Sunday, 14 August 2011

Queensland hospitals to limit outpatient visits to two per person to cut waiting lists, costs

Smart state, dumb government | Minister Lucas missing in action

  •  Suellen Hinde
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Source: The Sunday Mail (Qld)

Cancer patients and road-crash victims will be among thousands of Queenslanders restricted to two hospital outpatient visits under a secret plan by health bureaucrats to slash official waiting lists and costs.

The Sunday Mail can reveal that doctors and surgeons have been directed by Queensland Health to refer outpatients back to GPs after two visits.

The two-visit limit has outraged doctors who say it will severely impact patients requiring long-term care, particularly road trauma victims, cancer patients, those with spinal injuries and broken bones, as well as chronic care patients such as diabetics and epileptics.

More than 200 doctors and surgeons were given the edict at a special meeting at the Princess Alexandra Hospital earlier this month.

Doctors believe the PA Hospital is the first of many around the state to introduce the policy.

The Australian Medical Association yesterday claimed the move was a breach of the National Healthcare Agreement, which states that no one should be denied treatment in the public system.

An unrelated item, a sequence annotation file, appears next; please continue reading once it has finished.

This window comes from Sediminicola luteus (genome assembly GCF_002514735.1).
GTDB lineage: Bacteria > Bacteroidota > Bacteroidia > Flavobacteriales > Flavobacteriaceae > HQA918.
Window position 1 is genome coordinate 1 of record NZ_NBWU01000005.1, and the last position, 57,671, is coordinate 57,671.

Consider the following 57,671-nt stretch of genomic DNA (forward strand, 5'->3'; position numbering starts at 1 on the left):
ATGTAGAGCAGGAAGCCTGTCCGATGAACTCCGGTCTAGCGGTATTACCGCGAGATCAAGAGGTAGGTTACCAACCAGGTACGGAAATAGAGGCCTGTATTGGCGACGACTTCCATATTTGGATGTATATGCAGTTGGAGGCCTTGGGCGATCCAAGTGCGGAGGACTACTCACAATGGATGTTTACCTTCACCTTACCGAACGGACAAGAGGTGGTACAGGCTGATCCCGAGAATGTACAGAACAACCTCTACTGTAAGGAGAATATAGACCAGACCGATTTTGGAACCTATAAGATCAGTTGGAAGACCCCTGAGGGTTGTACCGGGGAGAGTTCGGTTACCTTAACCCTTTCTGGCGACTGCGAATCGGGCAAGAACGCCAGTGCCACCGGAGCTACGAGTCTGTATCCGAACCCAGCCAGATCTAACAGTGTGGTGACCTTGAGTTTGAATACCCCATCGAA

Latest figures show that about 218,000 Queenslanders are on specialist outpatient waiting lists in the public system.

"They want us to treat new cases and not old ones," said one surgeon, who asked not to be named. "They want us to reduce the number of times we follow-up patients because they think this will solve the Queensland Health crisis.

"We are now having this limit imposed on us and it is not based on any data, it is simply a bureaucrat plucking a number out of the air."

The surgeon said some Queensland hospitals were being sued for failures in follow-up care.
Queensland Health director-general Dr Tony O'Connell said moving patients from the hospital to other health experts would mean shorter waiting lists.

"Trials have demonstrated large groups of patients can, in fact, be seen by a primary healthcare specialist, such as a GP or a physiotherapist, which frees up more specialist appointment time," he said.

Another surgeon said referring patients to GPs was a delaying tactic because it could "often take 12 months to get back into the public hospital from a GP referral".

Opposition regional health spokesman Andrew Laming - a registered eye surgeon and former public hospital outpatient specialist - said he had received several complaints from doctors.

"Capping outpatient clinics could have disastrous consequences for patients," Dr Laming said.

Doctors said the move was being driven by new complex funding arrangements that were to be implemented under national health reforms from July 1 next year.

The reforms will include a set number of procedures funded, after which no extra Federal Government funding will be forthcoming.

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